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Guest Seraphim

To be fair, most math is pointless so them not paying attention to that is okies. :tongue: This reminds me of that "Aussie Bloke" Meteor/Comet/Dust Cloud scare back in June/July.


A poster (Using the name Aussie Bloke) at several astronomy, conspiracy, and doomsday forums, claimed to be an astronomer and that soon three objects would impact the Earth. This was given as the reason for so many naval exercise over the summer, the lack of moral and ethical pressence in attacking Iraq, etc.. He claimed they knew about it for years, but were hiding it from the public. It caused quite a stir. The individual gave hints to his identity, which lead to a retired Australian Astronomer, who was quite upset someone had been impersonating him.

Edited by Seraphim
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  • 3 weeks later...
Guest black_panic

As an (unpleasant) child, I played a Doomsday trick on one of my fellow pupils at school. I told him that the UK was being invaded by 'Schneizer ants' (well, we were only 11) which were huge and lethal, and that nobody could stop them. Several of my classmates saw the joke, and we all independently corroborated each others stories, even telling him that our relatives were in the armed forces, and that stories were being kept out of the newspapers to prevent panic. The poor guy (who used to be a boarder at the school) ended up going to the head teacher to ask permission to go home and warn his mother. Amazingly, he forgave me after a couple of weeks, and we are still friends (although he has conveniently forgotten the episode).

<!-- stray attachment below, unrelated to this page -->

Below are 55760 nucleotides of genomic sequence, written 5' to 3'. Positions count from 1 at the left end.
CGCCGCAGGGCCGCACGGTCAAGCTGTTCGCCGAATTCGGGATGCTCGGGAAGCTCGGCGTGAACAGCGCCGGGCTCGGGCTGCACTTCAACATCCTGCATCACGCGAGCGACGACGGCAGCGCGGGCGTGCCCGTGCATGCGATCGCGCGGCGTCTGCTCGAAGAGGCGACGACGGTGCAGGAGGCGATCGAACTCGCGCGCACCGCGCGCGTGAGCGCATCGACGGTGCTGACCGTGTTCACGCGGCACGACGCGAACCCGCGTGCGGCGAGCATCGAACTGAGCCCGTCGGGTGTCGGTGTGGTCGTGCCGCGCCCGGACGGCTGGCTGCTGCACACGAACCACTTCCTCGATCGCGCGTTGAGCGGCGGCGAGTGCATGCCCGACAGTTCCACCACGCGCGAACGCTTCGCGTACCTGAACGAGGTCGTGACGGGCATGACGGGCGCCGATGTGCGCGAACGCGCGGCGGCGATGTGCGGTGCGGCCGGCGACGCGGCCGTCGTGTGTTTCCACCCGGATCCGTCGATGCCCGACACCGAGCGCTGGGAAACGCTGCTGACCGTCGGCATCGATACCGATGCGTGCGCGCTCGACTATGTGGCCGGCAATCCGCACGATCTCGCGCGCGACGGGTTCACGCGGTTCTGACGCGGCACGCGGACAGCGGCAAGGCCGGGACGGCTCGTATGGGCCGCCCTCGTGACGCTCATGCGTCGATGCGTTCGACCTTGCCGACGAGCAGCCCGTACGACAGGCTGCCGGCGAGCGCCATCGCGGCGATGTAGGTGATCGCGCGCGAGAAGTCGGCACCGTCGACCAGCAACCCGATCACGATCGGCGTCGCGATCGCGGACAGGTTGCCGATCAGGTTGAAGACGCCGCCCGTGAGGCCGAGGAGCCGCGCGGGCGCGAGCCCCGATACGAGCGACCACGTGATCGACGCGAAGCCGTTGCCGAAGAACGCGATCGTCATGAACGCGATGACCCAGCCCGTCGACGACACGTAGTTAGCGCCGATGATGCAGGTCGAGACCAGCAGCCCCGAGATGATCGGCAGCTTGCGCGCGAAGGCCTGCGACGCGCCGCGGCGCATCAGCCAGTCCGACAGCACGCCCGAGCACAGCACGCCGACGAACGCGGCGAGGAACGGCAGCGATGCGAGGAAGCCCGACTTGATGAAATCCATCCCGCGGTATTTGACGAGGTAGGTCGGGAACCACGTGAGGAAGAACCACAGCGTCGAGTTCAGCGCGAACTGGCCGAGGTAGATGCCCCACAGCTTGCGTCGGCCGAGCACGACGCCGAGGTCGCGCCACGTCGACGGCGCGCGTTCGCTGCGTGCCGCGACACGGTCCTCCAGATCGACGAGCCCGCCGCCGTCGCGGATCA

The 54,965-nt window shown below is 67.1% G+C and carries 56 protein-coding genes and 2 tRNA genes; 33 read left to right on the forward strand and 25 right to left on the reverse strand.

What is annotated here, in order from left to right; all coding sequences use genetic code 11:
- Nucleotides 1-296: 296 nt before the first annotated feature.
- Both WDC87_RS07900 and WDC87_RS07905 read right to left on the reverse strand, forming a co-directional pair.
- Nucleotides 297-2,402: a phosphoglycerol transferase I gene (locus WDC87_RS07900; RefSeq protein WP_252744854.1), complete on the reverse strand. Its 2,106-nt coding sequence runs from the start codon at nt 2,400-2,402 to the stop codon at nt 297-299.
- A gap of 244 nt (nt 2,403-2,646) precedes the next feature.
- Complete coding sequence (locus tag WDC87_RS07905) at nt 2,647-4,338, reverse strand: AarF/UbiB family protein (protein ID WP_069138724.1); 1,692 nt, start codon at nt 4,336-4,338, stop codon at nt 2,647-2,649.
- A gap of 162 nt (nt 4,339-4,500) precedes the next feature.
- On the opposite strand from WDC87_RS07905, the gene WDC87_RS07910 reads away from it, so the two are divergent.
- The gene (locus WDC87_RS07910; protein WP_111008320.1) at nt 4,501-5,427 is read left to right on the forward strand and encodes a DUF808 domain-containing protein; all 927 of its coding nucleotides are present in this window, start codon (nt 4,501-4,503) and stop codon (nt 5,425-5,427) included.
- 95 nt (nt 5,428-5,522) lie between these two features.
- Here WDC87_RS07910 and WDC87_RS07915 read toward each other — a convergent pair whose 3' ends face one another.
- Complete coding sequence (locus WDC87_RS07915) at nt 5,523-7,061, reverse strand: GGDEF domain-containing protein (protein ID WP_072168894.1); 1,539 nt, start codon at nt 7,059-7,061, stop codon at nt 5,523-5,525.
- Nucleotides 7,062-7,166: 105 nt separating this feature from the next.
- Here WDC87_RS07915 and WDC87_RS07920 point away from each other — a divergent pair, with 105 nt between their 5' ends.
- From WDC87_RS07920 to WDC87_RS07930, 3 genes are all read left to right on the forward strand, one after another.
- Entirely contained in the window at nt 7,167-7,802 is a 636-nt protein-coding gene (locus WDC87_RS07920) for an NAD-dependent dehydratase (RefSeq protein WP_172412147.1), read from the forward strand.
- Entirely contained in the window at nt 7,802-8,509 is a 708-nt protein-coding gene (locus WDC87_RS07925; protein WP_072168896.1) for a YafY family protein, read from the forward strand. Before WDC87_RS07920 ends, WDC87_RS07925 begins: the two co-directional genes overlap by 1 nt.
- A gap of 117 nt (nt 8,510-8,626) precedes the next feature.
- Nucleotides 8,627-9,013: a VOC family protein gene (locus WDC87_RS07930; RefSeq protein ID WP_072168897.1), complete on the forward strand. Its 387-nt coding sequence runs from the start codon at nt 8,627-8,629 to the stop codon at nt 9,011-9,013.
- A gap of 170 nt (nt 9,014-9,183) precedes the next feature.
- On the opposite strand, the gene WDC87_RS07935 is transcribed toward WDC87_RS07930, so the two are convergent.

I also remember in the same year a warning that the world would end (on February 4th, I think it was) and being terrified - this was something to do with an alignment of the planets, I believe.

Man-made armageddon seemed close by for a long time. Its very easy for those who did not live through the Cold War (or were too young to appreciate what was going on) about the real fear many people had concerning nuclear war. A few times, we thought that might be coming, too. There's definitely something creepy about exploring the physical structures that date from the Cold War, like Royal Observer Corps buried bunkers, or underground radar control rooms. I often do this as part of my work as an archaeologist, and it still gives me the shudders when I think how real this all was.

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  • Elders (Admins)

Yeah me too! In fact we have one nearby in Cheshire I meant to go to last summer. I saw the roads signs for "Secret Bunker" which made me laugh! I read up on it and its was a legit cold war bunker that's been opened for the public. If the comet comes, I'll be in there - not. Me, I'd go stand in the garden and wait.